11:46AM, Friday 23 October 2020
Sewage being checked for coronavirus
Wastewater at a treatment site in Little Marlow is being checked for signs of coronavirus.
A government-led project is detecting traces of COVID-19 in sewage - providing early warning for local outbreaks across the country, and sharing data with NHS Test and Trace.
The programme, announced in June, has proven that fragments of genetic material from the virus can be found in wastewater.
This can then indicate where a local community or an institution is experiencing a spike in cases.
Sewage treated at Thames Water sites including Little Marlow are included in the testing.
Results can provide health professionals with a clearer picture of infection rates by identifying where there are high numbers, particularly for asymptomatic carriers and before people show symptoms.
Data will be shared with NHS Test and Trace and inform where new outbreaks may be happening.
The project has already worked successfully in south-west England, where sewage sampling showed an increase in coronavirus material despite relatively low numbers of people seeking tests.
This information was passed to NHS Test and Trace and the local council, which were able to alert health bodies to the increased risk and contact people in the area.
Testing has now been rolled out across more than 90 wastewater treatment sites in the UK.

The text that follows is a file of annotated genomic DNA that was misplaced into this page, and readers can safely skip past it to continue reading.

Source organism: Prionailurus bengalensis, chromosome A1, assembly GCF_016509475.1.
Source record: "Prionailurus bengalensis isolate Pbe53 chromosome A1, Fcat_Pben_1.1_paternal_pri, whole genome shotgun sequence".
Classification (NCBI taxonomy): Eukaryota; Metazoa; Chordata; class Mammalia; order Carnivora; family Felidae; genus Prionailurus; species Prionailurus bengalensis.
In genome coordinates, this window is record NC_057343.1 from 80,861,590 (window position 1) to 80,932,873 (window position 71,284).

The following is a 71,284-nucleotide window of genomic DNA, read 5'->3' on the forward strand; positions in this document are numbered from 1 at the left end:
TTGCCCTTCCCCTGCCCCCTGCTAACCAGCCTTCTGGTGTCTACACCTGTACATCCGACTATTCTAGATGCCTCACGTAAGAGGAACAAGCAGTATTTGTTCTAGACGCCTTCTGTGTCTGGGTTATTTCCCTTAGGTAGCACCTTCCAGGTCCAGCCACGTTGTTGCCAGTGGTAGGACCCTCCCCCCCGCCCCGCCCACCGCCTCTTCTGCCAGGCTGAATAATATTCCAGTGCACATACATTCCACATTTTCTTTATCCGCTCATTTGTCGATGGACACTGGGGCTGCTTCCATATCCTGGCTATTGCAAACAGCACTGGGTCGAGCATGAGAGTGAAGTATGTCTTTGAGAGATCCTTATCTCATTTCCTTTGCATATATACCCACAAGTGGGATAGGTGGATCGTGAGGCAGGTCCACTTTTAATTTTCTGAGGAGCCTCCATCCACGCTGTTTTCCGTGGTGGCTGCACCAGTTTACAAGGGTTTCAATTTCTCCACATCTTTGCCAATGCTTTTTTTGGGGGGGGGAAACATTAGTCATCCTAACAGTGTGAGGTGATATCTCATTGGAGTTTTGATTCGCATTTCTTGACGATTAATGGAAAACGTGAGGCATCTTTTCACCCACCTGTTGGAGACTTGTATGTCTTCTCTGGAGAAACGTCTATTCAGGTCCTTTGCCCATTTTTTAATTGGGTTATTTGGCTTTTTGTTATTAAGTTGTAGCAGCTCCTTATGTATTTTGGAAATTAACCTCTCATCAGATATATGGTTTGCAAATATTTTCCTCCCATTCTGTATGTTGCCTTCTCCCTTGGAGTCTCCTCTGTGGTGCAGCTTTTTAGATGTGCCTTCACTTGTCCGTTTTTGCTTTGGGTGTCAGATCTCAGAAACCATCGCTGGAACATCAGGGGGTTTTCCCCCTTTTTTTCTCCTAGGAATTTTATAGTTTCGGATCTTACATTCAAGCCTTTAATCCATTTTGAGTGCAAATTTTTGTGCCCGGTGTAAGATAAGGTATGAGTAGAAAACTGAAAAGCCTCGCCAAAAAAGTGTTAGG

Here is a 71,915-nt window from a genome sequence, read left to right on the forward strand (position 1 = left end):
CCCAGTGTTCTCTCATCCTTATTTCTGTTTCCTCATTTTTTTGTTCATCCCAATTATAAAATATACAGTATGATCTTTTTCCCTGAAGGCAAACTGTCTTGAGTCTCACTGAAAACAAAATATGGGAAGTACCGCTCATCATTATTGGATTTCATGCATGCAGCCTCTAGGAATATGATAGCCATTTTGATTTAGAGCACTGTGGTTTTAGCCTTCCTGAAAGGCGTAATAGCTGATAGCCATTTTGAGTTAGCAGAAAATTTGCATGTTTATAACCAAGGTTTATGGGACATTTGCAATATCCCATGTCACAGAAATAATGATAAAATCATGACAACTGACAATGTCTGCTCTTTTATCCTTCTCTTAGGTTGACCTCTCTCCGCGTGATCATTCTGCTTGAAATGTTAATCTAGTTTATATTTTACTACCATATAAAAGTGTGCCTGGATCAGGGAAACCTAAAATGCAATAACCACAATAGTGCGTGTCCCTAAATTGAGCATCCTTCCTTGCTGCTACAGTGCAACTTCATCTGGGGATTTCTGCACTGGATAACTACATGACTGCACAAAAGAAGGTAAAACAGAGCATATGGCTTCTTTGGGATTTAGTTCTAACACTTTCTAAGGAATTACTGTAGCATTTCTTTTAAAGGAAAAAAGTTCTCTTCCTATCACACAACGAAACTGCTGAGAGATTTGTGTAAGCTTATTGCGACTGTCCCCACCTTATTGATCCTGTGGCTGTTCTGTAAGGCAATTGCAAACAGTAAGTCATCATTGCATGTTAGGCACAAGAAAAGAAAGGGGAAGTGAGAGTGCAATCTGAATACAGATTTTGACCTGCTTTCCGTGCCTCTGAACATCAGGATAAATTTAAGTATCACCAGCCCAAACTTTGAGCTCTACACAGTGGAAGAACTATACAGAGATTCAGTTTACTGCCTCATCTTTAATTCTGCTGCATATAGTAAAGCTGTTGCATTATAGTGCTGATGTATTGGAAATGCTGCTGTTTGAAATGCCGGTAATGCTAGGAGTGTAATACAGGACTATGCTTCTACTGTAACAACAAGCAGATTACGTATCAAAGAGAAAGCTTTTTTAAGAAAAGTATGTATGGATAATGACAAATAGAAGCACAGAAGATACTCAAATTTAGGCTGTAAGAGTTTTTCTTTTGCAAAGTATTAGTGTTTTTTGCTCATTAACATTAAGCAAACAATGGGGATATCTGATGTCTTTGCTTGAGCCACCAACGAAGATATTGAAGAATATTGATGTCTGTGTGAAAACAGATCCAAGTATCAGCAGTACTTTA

Defra, the Environment Agency and the Joint Biosecurity Centre are collaborating on the English programme.
Environment secretary George Eustice said: “This is a significant step forward in giving us a clearer idea of infection rates both nationally and locally, particularly in areas where there may be large numbers of people who aren’t showing any symptoms and therefore aren’t seeking tests.
“NHS Test and Trace is able to use the science to ensure local health leads are alerted and can take action.
“We are continuing to look at how this programme can be refined as one of the many measures we’re using to slow the spread of the virus and protect local communities.”
Health secretary Matt Hancock added: “Monitoring and sampling wastewater offers another tool to help us identify outbreaks early on – helping NHS Test and Trace and local authorities target hotspots quickly and effectively."
The World Health Organization is clear that the likelihood of coronavirus being transmitted via sewage systems is extremely low or negligible.
Emma Howard Boyd, chair of the Environment Agency, said: “Sewage is a rich source of information about community health. I recently visited Starcross laboratory [EA laboratory in Exeter] and saw the testing, monitoring and analysis carried out by wastewater experts.
“I was inspired by their collaborative approach with academics, industry and government to help provide an early-warning system for local coronavirus outbreaks.”
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